Asking to reschedule a hearing or trial
A party can ask to reschedule ("continue") an upcoming hearing or trial by filing a Motion to Continue Hearing or Trial. It is up to the commissioner or judge to decide if the hearing or trial will be rescheduled. If it is not rescheduled the parties should plan to attend the hearing or trial.
The process to ask to reschedule a hearing or trial differs by judicial district and by judge or commissioner.
For example, if both parties agree to reschedule, the commissioner or judge's team may organize a conference call with the parties to reschedule. Some judges or commissioners require a written request to reschedule.
The person asking to reschedule (the moving party) should contact the court handling the case and ask:
- how the judge or commissioner handles requests to reschedule, and
- if a written Motion to Continue Hearing or Trial must be filed, and what other forms must be filed with it (such as a Request to Submit for Decision and Order on Motion).
In Judicial Districts 1, 2, 3 and 4, commissioners are assigned to hear motions in divorce cases and several other types of family law cases. Motions decided by a judge and motions decided by a commissioner follow different procedures.
If you are not sure whether your case is assigned to a judge or commissioner, find out. Call the court, or look at the caption of the complaint or petition. If a commissioner's name has been listed in the caption, the motion will probably be decided by a commissioner.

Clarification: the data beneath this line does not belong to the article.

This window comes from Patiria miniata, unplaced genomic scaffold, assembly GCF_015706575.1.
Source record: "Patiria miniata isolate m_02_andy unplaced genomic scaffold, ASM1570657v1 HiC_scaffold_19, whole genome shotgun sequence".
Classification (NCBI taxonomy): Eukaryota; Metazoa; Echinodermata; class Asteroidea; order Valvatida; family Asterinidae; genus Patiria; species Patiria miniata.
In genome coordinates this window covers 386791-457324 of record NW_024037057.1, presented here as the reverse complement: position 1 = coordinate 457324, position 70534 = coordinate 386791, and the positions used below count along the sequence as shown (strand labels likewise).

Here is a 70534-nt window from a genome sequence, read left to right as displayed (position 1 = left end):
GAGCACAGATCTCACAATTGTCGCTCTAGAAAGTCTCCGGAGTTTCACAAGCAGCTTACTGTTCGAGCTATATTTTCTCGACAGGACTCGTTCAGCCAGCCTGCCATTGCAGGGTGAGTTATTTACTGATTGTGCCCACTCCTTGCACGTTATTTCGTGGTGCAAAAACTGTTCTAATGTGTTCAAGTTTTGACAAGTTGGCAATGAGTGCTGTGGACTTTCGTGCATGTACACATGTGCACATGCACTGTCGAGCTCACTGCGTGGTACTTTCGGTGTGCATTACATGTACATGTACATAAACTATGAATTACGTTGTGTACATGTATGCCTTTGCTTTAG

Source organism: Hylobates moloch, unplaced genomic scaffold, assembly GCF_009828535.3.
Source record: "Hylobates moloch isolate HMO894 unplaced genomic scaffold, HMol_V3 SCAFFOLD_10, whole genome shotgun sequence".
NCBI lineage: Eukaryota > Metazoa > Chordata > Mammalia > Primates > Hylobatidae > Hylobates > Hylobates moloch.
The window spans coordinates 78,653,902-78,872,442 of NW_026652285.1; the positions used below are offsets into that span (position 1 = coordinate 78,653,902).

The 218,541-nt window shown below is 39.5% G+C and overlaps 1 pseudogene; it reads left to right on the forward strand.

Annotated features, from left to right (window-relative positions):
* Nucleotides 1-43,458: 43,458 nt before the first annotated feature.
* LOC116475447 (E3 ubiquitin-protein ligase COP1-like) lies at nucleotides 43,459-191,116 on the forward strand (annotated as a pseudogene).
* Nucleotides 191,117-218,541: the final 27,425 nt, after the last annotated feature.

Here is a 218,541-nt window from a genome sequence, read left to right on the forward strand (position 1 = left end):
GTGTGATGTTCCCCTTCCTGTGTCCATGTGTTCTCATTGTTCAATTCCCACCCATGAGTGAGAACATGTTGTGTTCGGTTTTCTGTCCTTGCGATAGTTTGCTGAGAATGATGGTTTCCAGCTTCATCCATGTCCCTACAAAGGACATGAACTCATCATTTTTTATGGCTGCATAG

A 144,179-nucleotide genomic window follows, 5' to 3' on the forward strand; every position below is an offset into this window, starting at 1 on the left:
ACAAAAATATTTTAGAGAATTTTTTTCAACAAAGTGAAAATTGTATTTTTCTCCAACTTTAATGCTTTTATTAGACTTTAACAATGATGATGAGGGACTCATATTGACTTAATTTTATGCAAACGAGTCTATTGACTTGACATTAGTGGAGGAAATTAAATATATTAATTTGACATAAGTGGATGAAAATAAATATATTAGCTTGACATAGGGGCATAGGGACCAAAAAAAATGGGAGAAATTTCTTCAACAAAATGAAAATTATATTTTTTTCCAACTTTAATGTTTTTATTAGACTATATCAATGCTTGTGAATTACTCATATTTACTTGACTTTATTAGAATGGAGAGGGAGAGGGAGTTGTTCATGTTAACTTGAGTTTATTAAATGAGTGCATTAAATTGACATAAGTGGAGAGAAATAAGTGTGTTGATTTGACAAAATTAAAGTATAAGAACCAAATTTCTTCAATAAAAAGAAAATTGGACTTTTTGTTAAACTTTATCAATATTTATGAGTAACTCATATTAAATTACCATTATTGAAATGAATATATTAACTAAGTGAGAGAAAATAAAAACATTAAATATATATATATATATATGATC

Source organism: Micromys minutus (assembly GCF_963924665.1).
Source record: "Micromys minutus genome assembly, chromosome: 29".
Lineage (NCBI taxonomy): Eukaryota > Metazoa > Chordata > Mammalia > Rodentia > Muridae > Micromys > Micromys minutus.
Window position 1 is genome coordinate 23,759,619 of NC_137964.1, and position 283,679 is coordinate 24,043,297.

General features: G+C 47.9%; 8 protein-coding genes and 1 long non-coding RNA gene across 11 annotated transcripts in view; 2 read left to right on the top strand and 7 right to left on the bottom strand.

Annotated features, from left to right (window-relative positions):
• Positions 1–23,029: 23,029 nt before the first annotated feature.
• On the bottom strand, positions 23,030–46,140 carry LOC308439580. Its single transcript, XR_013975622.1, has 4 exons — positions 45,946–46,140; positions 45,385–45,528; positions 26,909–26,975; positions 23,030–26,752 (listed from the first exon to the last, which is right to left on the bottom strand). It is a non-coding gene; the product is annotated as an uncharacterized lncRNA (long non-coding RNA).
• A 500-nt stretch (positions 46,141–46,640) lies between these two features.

Motions decided by a judge are governed by URCP 7. A judge will not rule on a motion until the time for filing an opposition to the motion has passed and a Request to Submit for Decision has been filed.
Motions decided by a commissioner are governed by URCP 101.
See the Motions web page for information about the difference in procedures and timelines depending on who is deciding the motion.
It may take weeks for the court to decide the motion. The motion should be filed well ahead of the hearing or trial date. If the court has not made a decision on the motion by the date of the hearing or trial, the parties should plan to attend the hearing or trial on the originally scheduled date.
If the non-moving party agrees with the Motion to Continue, they can file a Stipulation. If all parties agree ahead of time to reschedule, they can work together to call the judge or commissioner's staff to reschedule, or they can file a Stipulated Motion.
If the non-moving party does not agree with the motion they can file a Memorandum Opposing the Motion. This document should be filed and sent to the other party as soon as possible.
The commissioner or judge can make a decision on the motion at any time. The court may follow the time frames for a motion found in Rule of Procedure 7, which takes a couple of weeks. Or, the court could decide the motion sooner. See the Motions page to read how motions usually work.
Information about filing documents in existing cases by email
The forms you need depend on your case. What is your case about?